Belarusian law enforcement protects without owning
In Belarus, the security forces do not benefit from a particular business. Their task is to ensure the state's economic interests, namely to preserve the immutability of the political regime in the country. If Belarusian security forces or their senior officers obtained economic influence in addition to power influence, the existing government system in Belarus would be under a threat.
It is common in the post-Soviet space for security forces to have a share of control over the economy. Senior security officers are often business owners. As a rule, this leads to the abuse of power and amalgamation of economic and security structures.
During his rule, Lukashenka consistently destroyed all power centres, which could challenge his absolute authority. A merger between business and the law enforcement would be a particular threat. In the early 1990s, when this process only started and was semi-criminal, the Belarusian authorities nipped a potential alliance between "the sword and the purse" within the framework of the criminal law.
To date, the main functions of the law enforcement in the Belarusian economy include:
- ensuring the national security (enforcing secrecy, mobilisation readiness, overall security of enterprises)
- ensuring the rule of law in the economy
- controlling finances and assets of state enterprises
- mobilising financial resources for the state in addition to existing taxes and duties (so-called "voluntary" contributions, compensation for damage to the state in criminal cases and the like).
That said, the Belarusian power system is subjected to corruption and abuse of various kinds. However, such criminal activity is only attributable to concrete individuals, rather than being a behavioural standard sanctioned in the highest power echelons.
The most common types of abuse of power by the law enforcement, not related to bribes include:
- granting jobs to relatives
- offering paid services to businesses
- owning businesses (registered to 3rd persons).
Locally, the Belarusian law enforcement, commercial structures, executive and supervisory bodies often link together, creating a system of mutual cover-ups, conspiracy and protection.
In the Belarusian power system, there is only one power centre, which grants powers and resources to other actors. Other state bodies either raise funds and/or implement the decisions of the central political power. Due to severe repressions, the Belarusian security forces or their senior officers are unable to obtain economic influence in addition to power influence, so as that could threaten the existing government system in Belarus.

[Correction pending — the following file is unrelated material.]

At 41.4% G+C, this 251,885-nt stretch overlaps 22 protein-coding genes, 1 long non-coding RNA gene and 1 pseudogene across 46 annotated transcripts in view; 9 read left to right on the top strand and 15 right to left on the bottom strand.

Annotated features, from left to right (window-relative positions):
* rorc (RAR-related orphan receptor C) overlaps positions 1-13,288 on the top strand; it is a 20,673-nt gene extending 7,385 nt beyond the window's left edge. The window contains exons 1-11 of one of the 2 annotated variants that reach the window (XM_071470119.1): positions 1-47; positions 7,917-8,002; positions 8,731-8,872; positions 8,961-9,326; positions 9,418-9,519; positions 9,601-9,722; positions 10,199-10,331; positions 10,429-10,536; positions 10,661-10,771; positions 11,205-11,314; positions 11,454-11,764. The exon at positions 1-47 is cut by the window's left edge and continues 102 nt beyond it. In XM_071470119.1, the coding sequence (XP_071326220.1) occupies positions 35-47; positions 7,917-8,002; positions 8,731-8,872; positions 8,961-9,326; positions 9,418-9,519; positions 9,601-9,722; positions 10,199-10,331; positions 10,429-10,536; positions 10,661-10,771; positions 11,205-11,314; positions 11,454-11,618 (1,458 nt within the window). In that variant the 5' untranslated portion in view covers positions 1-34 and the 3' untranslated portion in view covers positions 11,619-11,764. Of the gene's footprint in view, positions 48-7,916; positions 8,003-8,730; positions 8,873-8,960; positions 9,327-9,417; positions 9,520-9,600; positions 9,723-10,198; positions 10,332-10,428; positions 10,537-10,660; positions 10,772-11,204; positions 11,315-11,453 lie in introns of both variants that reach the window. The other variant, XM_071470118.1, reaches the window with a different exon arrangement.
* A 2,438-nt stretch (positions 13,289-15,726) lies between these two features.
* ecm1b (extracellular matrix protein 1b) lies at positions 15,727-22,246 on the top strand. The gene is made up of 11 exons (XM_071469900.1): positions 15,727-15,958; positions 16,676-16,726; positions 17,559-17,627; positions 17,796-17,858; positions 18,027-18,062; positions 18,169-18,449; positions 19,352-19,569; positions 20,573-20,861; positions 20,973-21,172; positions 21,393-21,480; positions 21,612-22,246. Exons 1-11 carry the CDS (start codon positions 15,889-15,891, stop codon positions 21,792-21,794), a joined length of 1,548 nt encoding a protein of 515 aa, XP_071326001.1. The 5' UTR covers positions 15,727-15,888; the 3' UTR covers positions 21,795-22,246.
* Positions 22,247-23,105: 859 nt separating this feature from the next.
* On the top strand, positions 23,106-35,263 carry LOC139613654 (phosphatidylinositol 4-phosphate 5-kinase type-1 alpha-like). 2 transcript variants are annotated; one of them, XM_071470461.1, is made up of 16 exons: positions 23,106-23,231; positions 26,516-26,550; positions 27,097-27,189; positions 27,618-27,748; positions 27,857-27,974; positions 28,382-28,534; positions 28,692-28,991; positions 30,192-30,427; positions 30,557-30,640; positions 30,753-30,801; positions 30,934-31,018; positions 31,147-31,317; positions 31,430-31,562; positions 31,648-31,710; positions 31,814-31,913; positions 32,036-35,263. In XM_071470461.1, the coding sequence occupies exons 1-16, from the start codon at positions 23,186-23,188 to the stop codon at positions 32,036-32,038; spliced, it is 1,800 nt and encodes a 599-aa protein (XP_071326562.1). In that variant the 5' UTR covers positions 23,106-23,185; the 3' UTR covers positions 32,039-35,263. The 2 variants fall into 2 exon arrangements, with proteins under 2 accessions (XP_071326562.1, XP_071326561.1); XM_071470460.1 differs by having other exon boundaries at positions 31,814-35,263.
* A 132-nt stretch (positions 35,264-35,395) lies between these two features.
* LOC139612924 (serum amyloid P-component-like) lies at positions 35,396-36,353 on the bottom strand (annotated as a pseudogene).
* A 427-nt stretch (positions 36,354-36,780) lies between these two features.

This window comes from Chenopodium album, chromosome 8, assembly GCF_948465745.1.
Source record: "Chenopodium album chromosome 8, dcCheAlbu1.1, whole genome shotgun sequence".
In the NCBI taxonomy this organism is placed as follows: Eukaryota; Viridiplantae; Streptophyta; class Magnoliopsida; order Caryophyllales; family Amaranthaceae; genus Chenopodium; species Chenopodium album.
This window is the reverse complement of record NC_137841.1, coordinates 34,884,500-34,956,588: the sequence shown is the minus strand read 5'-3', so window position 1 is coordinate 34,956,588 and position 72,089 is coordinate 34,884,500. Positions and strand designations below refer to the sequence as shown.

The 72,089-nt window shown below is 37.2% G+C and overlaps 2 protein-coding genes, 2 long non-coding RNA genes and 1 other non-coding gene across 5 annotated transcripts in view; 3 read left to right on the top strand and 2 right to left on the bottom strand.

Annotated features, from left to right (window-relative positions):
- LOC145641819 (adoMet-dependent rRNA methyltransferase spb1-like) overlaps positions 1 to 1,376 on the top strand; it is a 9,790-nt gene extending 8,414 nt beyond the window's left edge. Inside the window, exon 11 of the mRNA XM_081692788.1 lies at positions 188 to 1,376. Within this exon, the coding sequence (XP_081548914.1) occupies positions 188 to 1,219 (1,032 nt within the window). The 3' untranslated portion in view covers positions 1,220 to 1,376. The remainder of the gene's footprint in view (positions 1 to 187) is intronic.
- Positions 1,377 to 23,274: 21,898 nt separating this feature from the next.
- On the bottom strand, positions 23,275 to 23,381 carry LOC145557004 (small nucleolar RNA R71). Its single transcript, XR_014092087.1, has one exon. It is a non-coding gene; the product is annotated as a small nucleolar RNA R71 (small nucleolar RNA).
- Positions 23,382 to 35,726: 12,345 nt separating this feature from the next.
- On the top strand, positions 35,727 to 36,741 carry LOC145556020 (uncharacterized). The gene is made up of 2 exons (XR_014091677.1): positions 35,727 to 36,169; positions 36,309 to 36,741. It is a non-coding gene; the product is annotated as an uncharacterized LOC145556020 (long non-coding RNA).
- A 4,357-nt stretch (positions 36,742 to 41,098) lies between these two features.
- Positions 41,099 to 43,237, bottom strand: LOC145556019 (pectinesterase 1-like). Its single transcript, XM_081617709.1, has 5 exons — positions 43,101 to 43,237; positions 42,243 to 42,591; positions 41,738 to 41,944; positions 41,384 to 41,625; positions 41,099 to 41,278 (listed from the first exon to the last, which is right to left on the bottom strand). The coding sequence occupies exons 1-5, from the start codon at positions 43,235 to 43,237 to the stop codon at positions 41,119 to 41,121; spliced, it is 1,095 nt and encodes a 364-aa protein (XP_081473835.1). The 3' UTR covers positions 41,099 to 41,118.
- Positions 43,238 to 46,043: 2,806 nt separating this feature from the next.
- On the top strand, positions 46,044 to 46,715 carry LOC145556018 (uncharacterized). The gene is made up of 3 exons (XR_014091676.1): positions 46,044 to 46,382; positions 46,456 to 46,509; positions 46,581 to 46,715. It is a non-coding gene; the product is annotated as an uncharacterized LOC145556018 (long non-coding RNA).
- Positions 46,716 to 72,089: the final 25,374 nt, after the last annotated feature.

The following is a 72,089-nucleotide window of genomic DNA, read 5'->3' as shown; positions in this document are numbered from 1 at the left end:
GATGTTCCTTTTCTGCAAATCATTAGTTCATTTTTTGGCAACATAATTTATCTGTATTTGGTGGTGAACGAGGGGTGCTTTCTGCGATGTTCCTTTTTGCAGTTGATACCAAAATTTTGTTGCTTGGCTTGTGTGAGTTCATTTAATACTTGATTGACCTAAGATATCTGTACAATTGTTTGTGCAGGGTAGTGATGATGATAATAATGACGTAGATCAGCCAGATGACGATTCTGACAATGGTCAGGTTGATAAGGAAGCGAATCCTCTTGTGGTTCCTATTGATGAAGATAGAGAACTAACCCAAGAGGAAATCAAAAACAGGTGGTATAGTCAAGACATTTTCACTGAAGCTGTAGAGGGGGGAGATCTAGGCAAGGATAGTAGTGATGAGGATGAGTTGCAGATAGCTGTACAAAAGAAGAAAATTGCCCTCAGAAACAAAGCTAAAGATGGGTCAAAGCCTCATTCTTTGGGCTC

The Belarusian authorities regard the Catholic conference as yet another international event to promote Minsk as a global negotiating platform. Minsk’s proposal to organise a meeting between the Roman-Catholic Church and the Russian Orthodox Church is rather an image-making undertaking than a serious intention. However, the authorities could somewhat extend the opportunities for the Roman-Catholic Church in Belarus due to developing contacts with the Catholic world.
Minsk is attempting to lay out a mosaic from various international religious, political and sportive events to shape a positive image of Belarus for promoting the Helsinki 2.0 idea.
Belarus’ invitation to the head of the Holy See for a meeting with the Patriarch of the Russian Orthodox Church should be regarded as a continuation of her foreign policy efforts in shaping Minsk’s peacekeeping image and enhancing Belarus’ international weight. The Belarusian authorities are aware that their initiative is unlikely to find supporters among the leadership of the Russian Orthodox Church in Moscow. In Russia, isolationist sentiments prevail.
In addition, for domestic audiences, the authorities make up for the lack of tangible economic growth with demonstrations of growth in Minsk’s authority at international level through providing a platform for religious, sportive and other dialogues.